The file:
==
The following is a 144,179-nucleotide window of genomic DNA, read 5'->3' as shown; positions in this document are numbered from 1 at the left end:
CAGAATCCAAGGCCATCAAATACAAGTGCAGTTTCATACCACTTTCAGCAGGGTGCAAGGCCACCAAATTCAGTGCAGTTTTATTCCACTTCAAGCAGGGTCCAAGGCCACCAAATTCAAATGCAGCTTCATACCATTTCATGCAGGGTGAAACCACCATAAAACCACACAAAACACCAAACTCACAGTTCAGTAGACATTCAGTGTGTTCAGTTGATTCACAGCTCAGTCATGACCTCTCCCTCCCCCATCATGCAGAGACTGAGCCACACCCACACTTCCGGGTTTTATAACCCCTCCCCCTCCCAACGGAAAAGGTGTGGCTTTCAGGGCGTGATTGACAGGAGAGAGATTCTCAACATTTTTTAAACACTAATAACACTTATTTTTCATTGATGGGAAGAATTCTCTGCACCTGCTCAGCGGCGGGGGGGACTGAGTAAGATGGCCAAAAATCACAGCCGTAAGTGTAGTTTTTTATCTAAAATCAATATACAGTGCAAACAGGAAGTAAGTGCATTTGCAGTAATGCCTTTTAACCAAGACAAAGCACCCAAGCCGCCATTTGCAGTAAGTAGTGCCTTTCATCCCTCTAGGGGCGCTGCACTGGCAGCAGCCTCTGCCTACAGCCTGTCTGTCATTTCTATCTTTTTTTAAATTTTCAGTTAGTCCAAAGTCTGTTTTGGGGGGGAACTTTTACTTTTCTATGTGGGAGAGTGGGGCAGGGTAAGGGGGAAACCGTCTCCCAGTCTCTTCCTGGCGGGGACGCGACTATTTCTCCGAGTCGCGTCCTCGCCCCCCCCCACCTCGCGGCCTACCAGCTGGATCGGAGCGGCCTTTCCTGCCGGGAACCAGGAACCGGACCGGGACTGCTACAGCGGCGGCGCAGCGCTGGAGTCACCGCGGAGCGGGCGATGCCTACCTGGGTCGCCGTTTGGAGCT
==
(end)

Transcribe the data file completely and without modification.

The following is a 144,179-nucleotide window of genomic DNA, read 5'->3' as shown; positions in this document are numbered from 1 at the left end:
CAGAATCCAAGGCCATCAAATACAAGTGCAGTTTCATACCACTTTCAGCAGGGTGCAAGGCCACCAAATTCAGTGCAGTTTTATTCCACTTCAAGCAGGGTCCAAGGCCACCAAATTCAAATGCAGCTTCATACCATTTCATGCAGGGTGAAACCACCATAAAACCACACAAAACACCAAACTCACAGTTCAGTAGACATTCAGTGTGTTCAGTTGATTCACAGCTCAGTCATGACCTCTCCCTCCCCCATCATGCAGAGACTGAGCCACACCCACACTTCCGGGTTTTATAACCCCTCCCCCTCCCAACGGAAAAGGTGTGGCTTTCAGGGCGTGATTGACAGGAGAGAGATTCTCAACATTTTTTAAACACTAATAACACTTATTTTTCATTGATGGGAAGAATTCTCTGCACCTGCTCAGCGGCGGGGGGGACTGAGTAAGATGGCCAAAAATCACAGCCGTAAGTGTAGTTTTTTATCTAAAATCAATATACAGTGCAAACAGGAAGTAAGTGCATTTGCAGTAATGCCTTTTAACCAAGACAAAGCACCCAAGCCGCCATTTGCAGTAAGTAGTGCCTTTCATCCCTCTAGGGGCGCTGCACTGGCAGCAGCCTCTGCCTACAGCCTGTCTGTCATTTCTATCTTTTTTTAAATTTTCAGTTAGTCCAAAGTCTGTTTTGGGGGGGAACTTTTACTTTTCTATGTGGGAGAGTGGGGCAGGGTAAGGGGGAAACCGTCTCCCAGTCTCTTCCTGGCGGGGACGCGACTATTTCTCCGAGTCGCGTCCTCGCCCCCCCCCACCTCGCGGCCTACCAGCTGGATCGGAGCGGCCTTTCCTGCCGGGAACCAGGAACCGGACCGGGACTGCTACAGCGGCGGCGCAGCGCTGGAGTCACCGCGGAGCGGGCGATGCCTACCTGGGTCGCCGTTTGGAGCT